Optimal treatment decisions for patients with nodal involvement remain an important goal yet a significant challenge in ERBC patients (11, 26). Following the current breast cancer guidelines for the systemic treatment of ERBC patients, about 97.3% of LN positive ERBC patients received adjuvant chemotherapy. However, 16.9% developed a distant recurrence within 10 years of the primary surgery in our study. Our goal was to find the low-risk group that could avoid toxic chemotherapy and additionally, the high-risk group that should be considered for more aggressive therapy in order to lower the risk of recurrence. The results presented here confirm the robustness of the DGM-CM6 model for the prediction of long-term distant recurrence risk in both LN negative and LN positive ERBC patients. Multivariate analysis demonstrated that our DGM-CM6 panel could independently predict the prognosis of ERBC patients for both DRFS and OS after adjustment for clinical confounders including molecular subtypes, LN status, and other clinical factors, regardless of whether the patients received chemotherapy or not (Table 2). Of note, our results also highlighted that within the ERBC population, not all ER/PR+ HER2- samples are Luminal-like since basal-like and HER2-enriched samples could also be identified (Table S2). This suggests that our model can successfully predict the DR risk in ERBC patients based on the status of three IHC biomarkers what might be considerably cost-effective.
From a clinical perspective, patients who experience no recurrence after 5 years of endocrine therapy and have a sufficiently low risk should not be recommended an extension of the endocrine therapy. Therefore, we hypothesized that the patients in our study who were predicted by the DGM-CM6 panel to be low risk in the LN- ERBC population may benefit more from endocrine therapy than chemotherapy, since the <5% risk of distant relapse at 10 years implies they may safely avoid adjuvant chemotherapy and prolonged endocrine therapy (current cohort was treated with 5-year endocrine therapy). Whereas, patients with high risk in the LN+ ERBC population had received adjuvant chemotherapy already, and thus received prolonged endocrine treatment and were also enrolled in a novel clinical trial as RI-DR-high-risk patients as they had a 10-year accumulated distant relapse risk of about 20% (Figure 3).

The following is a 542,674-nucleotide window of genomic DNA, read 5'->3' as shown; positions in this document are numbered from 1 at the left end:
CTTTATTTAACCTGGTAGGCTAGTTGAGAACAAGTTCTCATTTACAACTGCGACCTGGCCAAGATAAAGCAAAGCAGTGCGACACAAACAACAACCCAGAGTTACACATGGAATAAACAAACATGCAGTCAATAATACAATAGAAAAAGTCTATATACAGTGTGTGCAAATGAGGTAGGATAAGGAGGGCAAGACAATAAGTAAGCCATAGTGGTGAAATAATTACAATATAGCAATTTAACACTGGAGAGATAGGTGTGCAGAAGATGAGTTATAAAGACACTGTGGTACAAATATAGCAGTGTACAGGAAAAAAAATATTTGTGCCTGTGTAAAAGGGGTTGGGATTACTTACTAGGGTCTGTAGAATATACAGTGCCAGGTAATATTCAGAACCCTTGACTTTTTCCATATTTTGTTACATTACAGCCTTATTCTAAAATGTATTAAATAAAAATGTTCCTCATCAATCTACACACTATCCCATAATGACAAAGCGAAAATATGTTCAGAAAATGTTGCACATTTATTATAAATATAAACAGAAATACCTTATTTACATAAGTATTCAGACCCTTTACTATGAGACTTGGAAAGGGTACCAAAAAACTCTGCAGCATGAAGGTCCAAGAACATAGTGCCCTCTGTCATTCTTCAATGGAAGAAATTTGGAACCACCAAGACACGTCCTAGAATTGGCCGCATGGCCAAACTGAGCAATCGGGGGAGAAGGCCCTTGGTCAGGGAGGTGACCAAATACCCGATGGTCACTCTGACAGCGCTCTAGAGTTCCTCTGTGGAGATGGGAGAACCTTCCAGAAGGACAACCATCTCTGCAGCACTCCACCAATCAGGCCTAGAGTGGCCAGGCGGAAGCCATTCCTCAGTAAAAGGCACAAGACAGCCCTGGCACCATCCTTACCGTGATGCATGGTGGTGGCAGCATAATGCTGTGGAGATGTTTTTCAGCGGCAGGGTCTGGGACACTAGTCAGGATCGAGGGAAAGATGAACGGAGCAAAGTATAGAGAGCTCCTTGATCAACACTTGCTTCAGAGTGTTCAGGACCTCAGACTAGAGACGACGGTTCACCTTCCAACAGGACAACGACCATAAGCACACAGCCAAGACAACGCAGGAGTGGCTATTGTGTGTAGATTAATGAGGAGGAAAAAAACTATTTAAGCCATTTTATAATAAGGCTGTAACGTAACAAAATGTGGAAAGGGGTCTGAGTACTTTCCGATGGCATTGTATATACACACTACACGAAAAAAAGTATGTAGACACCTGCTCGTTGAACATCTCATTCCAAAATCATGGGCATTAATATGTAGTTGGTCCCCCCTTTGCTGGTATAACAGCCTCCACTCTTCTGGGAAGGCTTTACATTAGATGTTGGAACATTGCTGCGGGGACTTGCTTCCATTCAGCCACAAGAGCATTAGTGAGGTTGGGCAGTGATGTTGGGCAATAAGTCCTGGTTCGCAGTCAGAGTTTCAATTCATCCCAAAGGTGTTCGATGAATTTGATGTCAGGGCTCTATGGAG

Figure 3. Kaplan-Meier plot survival curves for distant recurrence (A,B) and overall survival (C,D) in node-negative and node-positive patients according to the IHC classification. RI-DR (recurrence index for distant recurrence) could divide node-negative and positive patients into low- and high-risk groups. P-value was calculated by log-rank test.
Intrinsic subtypes Luminal A and B defined by PAM50 have been well-known to behave differently with respect to clinical outcome and treatment sensitivities (27). Luminal B is more aggressive with more propensity to develop relapse and resistance to endocrine therapy than Luminal A (28, 29). Intrinsic subtypes could provide precise information for recurrence risk prediction in early breast cancer (30). However, we found that there was no prognostic difference between Luminal B and Luminal A in LN-negative ERBC patients in our cohort, while our DGM-CM6 panel performed better in separating high and low-risk groups (Figure 4). One of the potential explanations could be that the PAM50 panel may not be optimal for the Asian population, especially for low-risk ERBC patients. As a result, LN- patients in our study had a good prognosis even if they were classified as luminal B by PAM50. This observation is consistent with those of previous studies that Asian women had significantly reduced relative odds of other PAM50 subtypes vs. Luminal A in the prediction of short and long-term prognostic outcomes (32, 33). Moreover, intrinsic Luminal A and Luminal B subtypes can only be derived from microarray-based data, and thus are commercially expensive. Furthermore, increasing evidence about the discordant results between PAM50 based intrinsic subtypes and IHC based subtypes has been reported (16, 34, 35). Consequently, we validated the predictive risk value of the DGM-CM6 model in both IHC and intrinsic subtype cohorts in order to avoid the discordance issue among different classifiers. The strength of our panel is that it has prognostic value in both IHC- and microarray-based data, thus demonstrating the clinical utility of the DGM-CM6 in a practical setting.